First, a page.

Previous research has found that face-to-face deliberation can result in aggregate shifts in participants' political views. What is less well known is how such attitude changes vary depending on individual attributes and the nature of a group's deliberation. The present study extends prior research by exploring the relationship between participant ideology and attitude change in small, face-to-face groups. To test a set of hypotheses and research questions, 57 zero-history groups discussed three different public problems for 30-60 minutes, and each participant completed pre- and postdiscussion questionnaires. Participant ideology had a clear association with changes on specific discussion-related issues, but participants from every ideological group experienced increased differentiation between ideologically distinct attitudes. Within-group variance in attitude change was positively correlated with average group scores on self-reported measures of deliberation, extraversion, and conscientiousness. The conclusion discusses these and other findings in relation to future research and public deliberation programs.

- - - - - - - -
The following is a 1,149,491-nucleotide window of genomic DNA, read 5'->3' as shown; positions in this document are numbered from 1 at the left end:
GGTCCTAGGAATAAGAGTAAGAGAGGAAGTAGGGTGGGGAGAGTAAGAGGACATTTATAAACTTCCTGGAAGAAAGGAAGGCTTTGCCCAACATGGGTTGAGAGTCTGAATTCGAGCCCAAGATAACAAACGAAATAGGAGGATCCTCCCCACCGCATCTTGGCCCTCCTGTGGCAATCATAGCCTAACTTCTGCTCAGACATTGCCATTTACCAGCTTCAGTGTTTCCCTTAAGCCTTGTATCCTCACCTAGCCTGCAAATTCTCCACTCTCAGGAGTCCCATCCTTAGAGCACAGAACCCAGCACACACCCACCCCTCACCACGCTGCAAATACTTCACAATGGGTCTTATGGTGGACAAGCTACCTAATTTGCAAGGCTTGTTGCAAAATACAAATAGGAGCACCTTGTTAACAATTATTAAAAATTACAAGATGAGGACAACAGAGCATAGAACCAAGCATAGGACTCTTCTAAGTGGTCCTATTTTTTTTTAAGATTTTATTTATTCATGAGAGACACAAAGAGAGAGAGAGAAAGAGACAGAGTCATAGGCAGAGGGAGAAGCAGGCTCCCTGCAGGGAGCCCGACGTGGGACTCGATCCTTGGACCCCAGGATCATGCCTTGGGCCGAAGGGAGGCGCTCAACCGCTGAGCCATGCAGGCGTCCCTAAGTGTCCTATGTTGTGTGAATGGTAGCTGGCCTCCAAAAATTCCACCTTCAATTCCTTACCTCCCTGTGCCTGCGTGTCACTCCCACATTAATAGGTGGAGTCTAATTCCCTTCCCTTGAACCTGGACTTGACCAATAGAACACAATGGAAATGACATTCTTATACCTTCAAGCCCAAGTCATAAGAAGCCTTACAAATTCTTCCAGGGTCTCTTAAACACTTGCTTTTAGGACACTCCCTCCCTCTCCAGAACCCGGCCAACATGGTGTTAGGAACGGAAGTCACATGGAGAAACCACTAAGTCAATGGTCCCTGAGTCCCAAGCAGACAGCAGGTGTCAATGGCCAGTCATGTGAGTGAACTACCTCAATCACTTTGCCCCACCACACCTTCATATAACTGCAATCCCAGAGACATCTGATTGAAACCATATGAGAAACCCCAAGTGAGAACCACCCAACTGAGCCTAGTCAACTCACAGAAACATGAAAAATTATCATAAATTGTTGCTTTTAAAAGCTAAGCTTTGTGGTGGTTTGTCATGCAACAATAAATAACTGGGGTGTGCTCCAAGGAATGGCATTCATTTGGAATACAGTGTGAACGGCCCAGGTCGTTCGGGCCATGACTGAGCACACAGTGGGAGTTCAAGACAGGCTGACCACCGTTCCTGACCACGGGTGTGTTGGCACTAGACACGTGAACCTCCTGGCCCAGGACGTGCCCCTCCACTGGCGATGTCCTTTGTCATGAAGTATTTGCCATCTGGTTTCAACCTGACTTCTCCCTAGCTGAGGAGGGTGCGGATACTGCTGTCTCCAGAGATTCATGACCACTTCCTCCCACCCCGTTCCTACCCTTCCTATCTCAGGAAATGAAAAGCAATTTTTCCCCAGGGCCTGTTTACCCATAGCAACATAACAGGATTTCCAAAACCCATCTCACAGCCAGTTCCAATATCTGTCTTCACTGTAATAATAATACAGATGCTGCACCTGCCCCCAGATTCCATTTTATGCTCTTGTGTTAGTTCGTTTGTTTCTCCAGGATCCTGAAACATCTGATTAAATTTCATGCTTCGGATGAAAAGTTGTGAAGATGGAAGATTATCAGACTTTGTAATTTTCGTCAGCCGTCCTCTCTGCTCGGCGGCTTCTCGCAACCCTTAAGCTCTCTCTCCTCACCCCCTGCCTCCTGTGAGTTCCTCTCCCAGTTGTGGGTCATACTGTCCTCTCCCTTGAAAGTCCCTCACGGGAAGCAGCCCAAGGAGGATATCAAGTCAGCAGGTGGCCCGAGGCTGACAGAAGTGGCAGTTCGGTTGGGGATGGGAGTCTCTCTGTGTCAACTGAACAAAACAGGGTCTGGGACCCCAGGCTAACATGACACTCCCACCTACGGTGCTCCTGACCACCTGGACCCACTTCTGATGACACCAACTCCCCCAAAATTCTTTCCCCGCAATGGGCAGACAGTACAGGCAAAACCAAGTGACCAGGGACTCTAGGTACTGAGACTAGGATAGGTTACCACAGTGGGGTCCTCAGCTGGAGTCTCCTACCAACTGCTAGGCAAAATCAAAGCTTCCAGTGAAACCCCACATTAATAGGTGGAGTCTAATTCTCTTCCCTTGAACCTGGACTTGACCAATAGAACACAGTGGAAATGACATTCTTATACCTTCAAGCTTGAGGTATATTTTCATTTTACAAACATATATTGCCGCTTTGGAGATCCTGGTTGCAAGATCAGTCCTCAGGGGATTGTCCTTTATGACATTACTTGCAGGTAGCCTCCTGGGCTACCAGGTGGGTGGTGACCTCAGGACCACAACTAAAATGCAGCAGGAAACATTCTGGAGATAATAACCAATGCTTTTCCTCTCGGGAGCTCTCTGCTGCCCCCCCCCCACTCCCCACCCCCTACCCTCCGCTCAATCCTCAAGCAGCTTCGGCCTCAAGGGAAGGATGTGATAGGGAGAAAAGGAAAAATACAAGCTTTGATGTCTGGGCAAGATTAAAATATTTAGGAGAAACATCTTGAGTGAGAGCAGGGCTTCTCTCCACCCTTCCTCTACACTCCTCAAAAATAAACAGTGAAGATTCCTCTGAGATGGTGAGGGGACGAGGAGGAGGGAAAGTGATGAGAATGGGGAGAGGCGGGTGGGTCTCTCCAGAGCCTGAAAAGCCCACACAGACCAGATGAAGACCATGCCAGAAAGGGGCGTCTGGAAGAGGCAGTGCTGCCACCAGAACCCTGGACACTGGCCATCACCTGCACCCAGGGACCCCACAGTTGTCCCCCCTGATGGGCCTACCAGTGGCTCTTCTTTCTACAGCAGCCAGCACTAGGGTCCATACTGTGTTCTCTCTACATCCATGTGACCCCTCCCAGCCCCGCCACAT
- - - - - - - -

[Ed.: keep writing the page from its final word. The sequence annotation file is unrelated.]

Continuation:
All Science Journal Classification (ASJC) codes
- Sociology and Political Science